Compost Green Waste

Composting Do’s and Don’ts

In Composting, Homesteading by Michael0 Comments

Compost Green WasteWhy Compost?

A finished compost pile provides free, mild and chemical free fertilizer for your plants and garden. The compost, once fully broke down and added to your soil, will provide better drainage for your plants as well as improve the general balance and texture of the soil.

Composting is a green way to literally turn trash into treasure. Those table scraps, grass clippings and piles of leaves all get added to your compost pile instead of being bagged up and sent to a landfill.

Do: Get a Compost Bin

There are 100’s of excellent DIY compost bin ideas around the internet. Find one you like and get started as soon as possible. My first compost bin was made from pallets. 4 pallets held together with bailing wire and it’s still standing and currently full of composting materials!

Do: Compost the Right Materials

All organic material is made up of carbon and nitrogen. They key to maintaining an efficient (and less smelly) compost pile is to have the correct carbon to nitrogen ratio (C:N Ratio). The general rule of thumb is that you want to keep 25 to 30 parts carbon to 1 part nitrogen in your compost bin. Materials containing high amounts of carbon are considered “brown” material while materials with high amounts of nitrogen are often called “green” materials.

If the C:N Ratio is too high (excess Carbon) materials in your compost bin will take forever to break down. If the C:N Ratio is too low (excess Nitrogen) your compost bin will stink. A lot. If you want to play it safe simply use a 2:1 (green:brown) ratio of materials in your pile. This should put your C:N Ratio somewhere around 30-50:1 and give you a good “warm” base to start.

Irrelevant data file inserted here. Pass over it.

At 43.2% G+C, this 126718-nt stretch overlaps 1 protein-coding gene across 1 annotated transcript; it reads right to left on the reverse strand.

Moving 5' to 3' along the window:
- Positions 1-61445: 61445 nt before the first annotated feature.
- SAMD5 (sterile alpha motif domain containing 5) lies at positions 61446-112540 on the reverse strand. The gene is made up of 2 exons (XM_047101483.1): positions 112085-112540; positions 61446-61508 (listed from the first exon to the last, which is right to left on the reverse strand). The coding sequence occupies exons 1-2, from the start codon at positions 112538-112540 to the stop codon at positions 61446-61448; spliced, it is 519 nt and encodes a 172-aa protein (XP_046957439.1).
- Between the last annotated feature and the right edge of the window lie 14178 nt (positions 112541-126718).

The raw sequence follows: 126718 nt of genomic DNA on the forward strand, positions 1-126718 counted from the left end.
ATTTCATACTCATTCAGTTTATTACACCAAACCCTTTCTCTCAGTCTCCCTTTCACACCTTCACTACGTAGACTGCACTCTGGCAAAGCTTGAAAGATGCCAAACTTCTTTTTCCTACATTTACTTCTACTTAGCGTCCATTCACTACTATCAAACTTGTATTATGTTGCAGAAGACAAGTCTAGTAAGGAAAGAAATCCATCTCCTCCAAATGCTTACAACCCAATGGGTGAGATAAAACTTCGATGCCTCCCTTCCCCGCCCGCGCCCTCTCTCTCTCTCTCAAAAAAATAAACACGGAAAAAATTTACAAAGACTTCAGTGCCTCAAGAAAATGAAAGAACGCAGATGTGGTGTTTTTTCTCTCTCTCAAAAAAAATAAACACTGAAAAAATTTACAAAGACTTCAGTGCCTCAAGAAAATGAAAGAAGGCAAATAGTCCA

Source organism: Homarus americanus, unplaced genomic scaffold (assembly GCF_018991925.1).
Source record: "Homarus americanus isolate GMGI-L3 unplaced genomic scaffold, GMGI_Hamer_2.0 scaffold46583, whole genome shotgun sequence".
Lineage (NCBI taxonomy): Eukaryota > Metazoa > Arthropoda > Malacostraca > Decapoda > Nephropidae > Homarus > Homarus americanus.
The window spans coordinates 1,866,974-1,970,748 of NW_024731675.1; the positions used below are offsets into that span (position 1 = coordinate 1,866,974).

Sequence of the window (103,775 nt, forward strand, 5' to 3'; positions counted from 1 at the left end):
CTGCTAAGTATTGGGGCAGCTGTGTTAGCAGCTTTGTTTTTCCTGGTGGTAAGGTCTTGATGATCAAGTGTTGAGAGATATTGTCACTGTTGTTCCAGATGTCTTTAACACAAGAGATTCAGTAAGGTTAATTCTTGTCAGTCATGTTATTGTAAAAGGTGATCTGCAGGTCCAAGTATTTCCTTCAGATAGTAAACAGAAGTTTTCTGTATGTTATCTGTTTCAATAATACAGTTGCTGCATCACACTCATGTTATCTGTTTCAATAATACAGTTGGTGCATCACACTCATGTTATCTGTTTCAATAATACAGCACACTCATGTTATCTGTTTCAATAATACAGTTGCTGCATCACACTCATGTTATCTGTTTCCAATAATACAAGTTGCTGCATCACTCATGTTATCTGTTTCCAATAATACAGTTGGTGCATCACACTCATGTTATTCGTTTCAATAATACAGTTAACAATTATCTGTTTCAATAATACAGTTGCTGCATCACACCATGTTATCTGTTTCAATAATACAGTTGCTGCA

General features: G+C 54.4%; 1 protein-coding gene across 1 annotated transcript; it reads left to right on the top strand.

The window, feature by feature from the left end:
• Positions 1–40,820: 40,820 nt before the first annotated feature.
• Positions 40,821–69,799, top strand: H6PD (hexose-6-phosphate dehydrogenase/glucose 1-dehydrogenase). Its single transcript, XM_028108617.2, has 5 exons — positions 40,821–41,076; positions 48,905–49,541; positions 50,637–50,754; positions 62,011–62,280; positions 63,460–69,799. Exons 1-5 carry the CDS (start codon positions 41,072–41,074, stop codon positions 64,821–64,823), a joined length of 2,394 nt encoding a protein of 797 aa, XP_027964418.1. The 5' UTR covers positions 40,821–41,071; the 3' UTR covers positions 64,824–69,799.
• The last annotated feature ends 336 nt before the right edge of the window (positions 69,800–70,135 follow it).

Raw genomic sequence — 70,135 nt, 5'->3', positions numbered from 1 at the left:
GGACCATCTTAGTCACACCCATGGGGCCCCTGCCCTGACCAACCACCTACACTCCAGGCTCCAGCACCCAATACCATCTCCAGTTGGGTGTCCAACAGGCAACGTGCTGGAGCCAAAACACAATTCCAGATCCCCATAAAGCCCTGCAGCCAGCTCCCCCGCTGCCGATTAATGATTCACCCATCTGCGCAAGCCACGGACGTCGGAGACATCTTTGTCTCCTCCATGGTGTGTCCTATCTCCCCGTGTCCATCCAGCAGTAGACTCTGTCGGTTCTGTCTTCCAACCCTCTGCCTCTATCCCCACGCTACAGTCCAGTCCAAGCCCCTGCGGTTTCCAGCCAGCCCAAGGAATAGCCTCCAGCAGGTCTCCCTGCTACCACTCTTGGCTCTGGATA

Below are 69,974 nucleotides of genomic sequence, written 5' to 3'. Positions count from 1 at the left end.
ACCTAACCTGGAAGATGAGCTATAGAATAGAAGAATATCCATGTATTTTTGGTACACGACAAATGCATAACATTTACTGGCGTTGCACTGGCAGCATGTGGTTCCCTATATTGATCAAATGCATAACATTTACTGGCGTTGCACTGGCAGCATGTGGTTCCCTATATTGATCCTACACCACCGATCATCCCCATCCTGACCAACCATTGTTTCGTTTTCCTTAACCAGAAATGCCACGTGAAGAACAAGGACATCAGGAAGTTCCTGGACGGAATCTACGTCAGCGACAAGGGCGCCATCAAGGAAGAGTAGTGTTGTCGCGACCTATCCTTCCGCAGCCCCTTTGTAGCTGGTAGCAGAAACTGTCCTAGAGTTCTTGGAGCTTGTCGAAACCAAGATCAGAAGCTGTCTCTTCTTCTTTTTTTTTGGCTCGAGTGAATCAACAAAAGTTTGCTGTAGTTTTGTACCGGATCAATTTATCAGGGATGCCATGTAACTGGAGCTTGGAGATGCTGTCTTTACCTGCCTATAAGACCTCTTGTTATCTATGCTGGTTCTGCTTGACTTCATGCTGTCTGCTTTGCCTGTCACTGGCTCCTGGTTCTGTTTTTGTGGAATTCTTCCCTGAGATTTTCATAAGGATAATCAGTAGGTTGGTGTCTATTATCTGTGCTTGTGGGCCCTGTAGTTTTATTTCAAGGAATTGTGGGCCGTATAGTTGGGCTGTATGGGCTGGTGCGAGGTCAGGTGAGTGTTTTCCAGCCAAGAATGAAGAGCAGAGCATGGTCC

Examples of “green” materials are food scraps, fruit and vegetable scraps, coffee grounds and fresh grass clippings.

Examples of “brown” materials are leaves, shredded straw or hay, sawdust and wood chips and twigs (nothing to big).

Thanks to Dr. C. Forrest McDowell and Tricia Clark-McDowell over at Home Composting Made Easy for making this easy (easier?) for me to grasp when I was getting started composting.

Don’t: Compost the Wrong Materials

Never add certain materials to your pile. Dairy products, pet waste, meats (or bone), grease, lard, oils and fats are all a big no-no. Not only do these materials not compost well they can produce foul odors, attract pests and contain harmful/toxic ingredients.

Do: Make Composting a Daily “Chore”

I use the term “chore” very lightly in the above heading. Let’s be honest, humans (and homesteaders in general) are creatures of habit. We have routines, chores and things that have to be done on a daily basis. Ask yourself this: How hard is it to keep a small container in your kitchen for table scraps and make a once-daily trip to the compost bin? Are you willing to rake up grass clippings and leaves and add them to your compost bin instead of bagging them for the local garbage man? Are you willing to learn a little bit about organic materials, how they break down and lower your carbon footprint in the process? If you answered YES to these questions. You are ready to add composting to your list of daily chores!

Don’t: Overcomplicate Things

While there are a few things that will make your composting a more pleasant and more efficient experience you can’t really fail. The materials you put in your compost bin will compost over time. Add your greens, add your browns and be patient. Composting takes time but the end result is well worth the wait!

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